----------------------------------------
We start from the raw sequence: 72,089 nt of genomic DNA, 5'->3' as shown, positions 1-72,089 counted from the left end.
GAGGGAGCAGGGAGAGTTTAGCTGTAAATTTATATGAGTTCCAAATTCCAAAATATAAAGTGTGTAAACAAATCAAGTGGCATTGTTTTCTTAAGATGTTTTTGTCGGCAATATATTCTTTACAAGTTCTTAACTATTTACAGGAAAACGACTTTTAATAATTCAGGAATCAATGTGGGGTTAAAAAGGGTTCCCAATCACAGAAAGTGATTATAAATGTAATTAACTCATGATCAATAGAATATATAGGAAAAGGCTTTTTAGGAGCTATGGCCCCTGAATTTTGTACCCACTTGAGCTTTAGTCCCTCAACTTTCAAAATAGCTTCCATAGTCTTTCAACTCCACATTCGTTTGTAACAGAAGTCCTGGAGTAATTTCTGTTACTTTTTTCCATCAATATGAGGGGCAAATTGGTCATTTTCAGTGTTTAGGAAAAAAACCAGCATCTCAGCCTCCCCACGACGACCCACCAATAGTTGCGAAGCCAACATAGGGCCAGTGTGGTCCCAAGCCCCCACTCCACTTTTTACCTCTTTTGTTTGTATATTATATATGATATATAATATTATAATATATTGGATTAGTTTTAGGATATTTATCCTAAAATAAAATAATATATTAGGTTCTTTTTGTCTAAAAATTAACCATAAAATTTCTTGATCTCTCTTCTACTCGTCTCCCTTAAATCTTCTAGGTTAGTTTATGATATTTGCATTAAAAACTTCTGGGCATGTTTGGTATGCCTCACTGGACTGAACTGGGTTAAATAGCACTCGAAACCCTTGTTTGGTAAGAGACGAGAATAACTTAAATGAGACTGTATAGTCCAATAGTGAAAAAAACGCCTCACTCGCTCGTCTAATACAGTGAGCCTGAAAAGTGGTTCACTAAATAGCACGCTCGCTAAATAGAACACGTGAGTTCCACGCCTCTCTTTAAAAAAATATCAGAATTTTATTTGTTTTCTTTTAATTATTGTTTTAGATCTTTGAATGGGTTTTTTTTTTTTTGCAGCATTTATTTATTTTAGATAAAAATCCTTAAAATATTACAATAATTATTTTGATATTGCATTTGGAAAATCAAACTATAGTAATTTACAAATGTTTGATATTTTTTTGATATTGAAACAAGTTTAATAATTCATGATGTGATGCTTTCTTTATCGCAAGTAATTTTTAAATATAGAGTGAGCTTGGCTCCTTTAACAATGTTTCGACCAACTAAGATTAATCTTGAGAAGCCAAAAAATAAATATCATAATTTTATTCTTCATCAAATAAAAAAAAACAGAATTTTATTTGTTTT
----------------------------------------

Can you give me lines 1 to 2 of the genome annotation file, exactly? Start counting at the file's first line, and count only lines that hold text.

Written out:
We start from the raw sequence: 72,089 nt of genomic DNA, 5'->3' as shown, positions 1-72,089 counted from the left end.
GAGGGAGCAGGGAGAGTTTAGCTGTAAATTTATATGAGTTCCAAATTCCAAAATATAAAGTGTGTAAACAAATCAAGTGGCATTGTTTTCTTAAGATGTTTTTGTCGGCAATATATTCTTTACAAGTTCTTAACTATTTACAGGAAAACGACTTTTAATAATTCAGGAATCAATGTGGGGTTAAAAAGGGTTCCCAATCACAGAAAGTGATTATAAATGTAATTAACTCATGATCAATAGAATATATAGGAAAAGGCTTTTTAGGAGCTATGGCCCCTGAATTTTGTACCCACTTGAGCTTTAGTCCCTCAACTTTCAAAATAGCTTCCATAGTCTTTCAACTCCACATTCGTTTGTAACAGAAGTCCTGGAGTAATTTCTGTTACTTTTTTCCATCAATATGAGGGGCAAATTGGTCATTTTCAGTGTTTAGGAAAAAAACCAGCATCTCAGCCTCCCCACGACGACCCACCAATAGTTGCGAAGCCAACATAGGGCCAGTGTGGTCCCAAGCCCCCACTCCACTTTTTACCTCTTTTGTTTGTATATTATATATGATATATAATATTATAATATATTGGATTAGTTTTAGGATATTTATCCTAAAATAAAATAATATATTAGGTTCTTTTTGTCTAAAAATTAACCATAAAATTTCTTGATCTCTCTTCTACTCGTCTCCCTTAAATCTTCTAGGTTAGTTTATGATATTTGCATTAAAAACTTCTGGGCATGTTTGGTATGCCTCACTGGACTGAACTGGGTTAAATAGCACTCGAAACCCTTGTTTGGTAAGAGACGAGAATAACTTAAATGAGACTGTATAGTCCAATAGTGAAAAAAACGCCTCACTCGCTCGTCTAATACAGTGAGCCTGAAAAGTGGTTCACTAAATAGCACGCTCGCTAAATAGAACACGTGAGTTCCACGCCTCTCTTTAAAAAAATATCAGAATTTTATTTGTTTTCTTTTAATTATTGTTTTAGATCTTTGAATGGGTTTTTTTTTTTTTGCAGCATTTATTTATTTTAGATAAAAATCCTTAAAATATTACAATAATTATTTTGATATTGCATTTGGAAAATCAAACTATAGTAATTTACAAATGTTTGATATTTTTTTGATATTGAAACAAGTTTAATAATTCATGATGTGATGCTTTCTTTATCGCAAGTAATTTTTAAATATAGAGTGAGCTTGGCTCCTTTAACAATGTTTCGACCAACTAAGATTAATCTTGAGAAGCCAAAAAATAAATATCATAATTTTATTCTTCATCAAATAAAAAAAAACAGAATTTTATTTGTTTT